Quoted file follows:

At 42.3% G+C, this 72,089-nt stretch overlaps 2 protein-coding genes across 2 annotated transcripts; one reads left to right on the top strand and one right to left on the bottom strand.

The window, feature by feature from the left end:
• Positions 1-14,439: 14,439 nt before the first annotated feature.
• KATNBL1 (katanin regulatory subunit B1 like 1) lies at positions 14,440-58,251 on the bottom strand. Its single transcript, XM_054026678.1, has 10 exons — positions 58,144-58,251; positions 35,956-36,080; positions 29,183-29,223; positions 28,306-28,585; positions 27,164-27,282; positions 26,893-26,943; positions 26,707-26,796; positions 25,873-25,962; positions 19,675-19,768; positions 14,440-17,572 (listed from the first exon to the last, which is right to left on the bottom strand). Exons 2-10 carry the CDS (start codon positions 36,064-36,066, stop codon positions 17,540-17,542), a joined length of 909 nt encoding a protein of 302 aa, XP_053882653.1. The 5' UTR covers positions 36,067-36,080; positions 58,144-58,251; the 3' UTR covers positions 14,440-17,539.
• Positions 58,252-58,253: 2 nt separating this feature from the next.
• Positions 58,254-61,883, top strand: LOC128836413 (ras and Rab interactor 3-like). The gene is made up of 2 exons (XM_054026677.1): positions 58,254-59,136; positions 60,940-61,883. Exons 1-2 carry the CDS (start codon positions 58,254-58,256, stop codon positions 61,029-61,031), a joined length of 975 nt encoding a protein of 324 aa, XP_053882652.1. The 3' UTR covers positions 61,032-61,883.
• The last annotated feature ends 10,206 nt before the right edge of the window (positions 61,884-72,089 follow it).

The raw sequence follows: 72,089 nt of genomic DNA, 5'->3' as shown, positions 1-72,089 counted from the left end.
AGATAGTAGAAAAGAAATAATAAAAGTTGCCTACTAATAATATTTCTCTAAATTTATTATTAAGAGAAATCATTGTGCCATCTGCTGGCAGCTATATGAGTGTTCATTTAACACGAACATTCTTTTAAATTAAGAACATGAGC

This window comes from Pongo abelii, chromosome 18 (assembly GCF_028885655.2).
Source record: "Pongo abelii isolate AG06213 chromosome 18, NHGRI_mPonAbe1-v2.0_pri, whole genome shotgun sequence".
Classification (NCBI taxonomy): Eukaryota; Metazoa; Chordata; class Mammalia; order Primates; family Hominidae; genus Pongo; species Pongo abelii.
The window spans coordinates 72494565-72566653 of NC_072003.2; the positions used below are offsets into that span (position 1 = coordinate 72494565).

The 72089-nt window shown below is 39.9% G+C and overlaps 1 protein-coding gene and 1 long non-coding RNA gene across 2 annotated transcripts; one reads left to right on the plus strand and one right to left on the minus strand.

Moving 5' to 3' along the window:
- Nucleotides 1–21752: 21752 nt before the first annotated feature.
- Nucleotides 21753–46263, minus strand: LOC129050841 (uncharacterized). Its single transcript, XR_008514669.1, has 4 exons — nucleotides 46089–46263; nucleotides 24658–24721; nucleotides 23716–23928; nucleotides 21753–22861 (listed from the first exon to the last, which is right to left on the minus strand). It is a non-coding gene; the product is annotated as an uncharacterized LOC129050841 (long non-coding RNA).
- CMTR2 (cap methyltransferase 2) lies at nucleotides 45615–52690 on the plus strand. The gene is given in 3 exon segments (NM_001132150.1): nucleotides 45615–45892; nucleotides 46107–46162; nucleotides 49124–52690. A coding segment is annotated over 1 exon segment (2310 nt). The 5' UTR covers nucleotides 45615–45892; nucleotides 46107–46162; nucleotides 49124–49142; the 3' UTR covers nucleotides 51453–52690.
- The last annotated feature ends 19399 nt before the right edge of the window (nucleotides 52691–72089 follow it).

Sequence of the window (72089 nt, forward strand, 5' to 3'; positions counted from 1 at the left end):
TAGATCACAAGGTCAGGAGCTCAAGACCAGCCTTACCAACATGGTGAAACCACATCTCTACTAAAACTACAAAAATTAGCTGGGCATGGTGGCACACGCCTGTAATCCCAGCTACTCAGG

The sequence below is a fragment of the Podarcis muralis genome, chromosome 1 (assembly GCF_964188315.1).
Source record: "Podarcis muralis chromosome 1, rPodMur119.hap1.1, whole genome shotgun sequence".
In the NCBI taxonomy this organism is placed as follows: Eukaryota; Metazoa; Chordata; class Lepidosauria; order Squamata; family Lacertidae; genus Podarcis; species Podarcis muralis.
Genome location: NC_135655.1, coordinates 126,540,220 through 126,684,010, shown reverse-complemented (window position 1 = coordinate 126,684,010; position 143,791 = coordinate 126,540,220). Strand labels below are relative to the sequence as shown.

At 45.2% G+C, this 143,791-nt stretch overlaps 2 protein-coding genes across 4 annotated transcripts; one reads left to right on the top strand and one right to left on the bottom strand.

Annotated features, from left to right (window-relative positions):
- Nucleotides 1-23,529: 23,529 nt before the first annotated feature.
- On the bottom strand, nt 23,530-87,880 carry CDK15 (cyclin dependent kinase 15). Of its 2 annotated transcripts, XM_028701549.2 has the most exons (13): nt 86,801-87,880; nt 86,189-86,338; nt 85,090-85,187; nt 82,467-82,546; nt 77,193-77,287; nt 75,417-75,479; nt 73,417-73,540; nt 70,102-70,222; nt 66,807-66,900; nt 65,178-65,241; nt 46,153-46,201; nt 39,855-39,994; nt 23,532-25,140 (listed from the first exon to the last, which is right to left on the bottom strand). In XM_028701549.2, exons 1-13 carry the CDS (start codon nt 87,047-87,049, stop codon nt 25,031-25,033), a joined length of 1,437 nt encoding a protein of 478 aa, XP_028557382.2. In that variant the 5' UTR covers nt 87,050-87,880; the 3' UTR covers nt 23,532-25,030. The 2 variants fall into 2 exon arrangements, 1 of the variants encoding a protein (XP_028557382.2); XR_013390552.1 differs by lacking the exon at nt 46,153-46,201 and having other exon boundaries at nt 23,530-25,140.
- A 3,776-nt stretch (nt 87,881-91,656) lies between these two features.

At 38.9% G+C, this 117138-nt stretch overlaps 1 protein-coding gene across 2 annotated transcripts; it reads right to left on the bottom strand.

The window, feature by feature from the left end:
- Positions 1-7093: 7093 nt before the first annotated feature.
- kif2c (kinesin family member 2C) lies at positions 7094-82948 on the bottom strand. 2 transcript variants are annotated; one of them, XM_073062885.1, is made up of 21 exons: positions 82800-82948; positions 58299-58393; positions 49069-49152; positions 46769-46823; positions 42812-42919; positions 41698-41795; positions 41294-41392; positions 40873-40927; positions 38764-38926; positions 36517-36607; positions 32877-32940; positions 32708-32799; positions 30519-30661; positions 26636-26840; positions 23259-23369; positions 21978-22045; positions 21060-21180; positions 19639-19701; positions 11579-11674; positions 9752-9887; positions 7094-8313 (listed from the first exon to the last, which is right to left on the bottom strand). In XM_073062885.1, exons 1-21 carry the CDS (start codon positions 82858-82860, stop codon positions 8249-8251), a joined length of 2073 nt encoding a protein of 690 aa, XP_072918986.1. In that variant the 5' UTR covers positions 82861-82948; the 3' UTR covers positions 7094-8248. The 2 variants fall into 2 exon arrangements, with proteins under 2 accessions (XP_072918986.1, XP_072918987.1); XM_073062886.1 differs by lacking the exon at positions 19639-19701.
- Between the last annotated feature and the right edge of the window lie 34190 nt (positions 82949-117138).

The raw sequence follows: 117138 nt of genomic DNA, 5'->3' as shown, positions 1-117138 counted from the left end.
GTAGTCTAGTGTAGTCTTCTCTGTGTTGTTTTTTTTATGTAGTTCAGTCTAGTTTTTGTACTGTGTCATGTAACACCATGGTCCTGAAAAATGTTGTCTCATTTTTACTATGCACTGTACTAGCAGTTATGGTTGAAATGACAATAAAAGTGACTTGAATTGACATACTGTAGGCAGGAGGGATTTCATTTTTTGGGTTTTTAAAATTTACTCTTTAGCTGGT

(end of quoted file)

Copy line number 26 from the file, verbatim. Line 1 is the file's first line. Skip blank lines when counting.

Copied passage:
At 45.2% G+C, this 143,791-nt stretch overlaps 2 protein-coding genes across 4 annotated transcripts; one reads left to right on the top strand and one right to left on the bottom strand.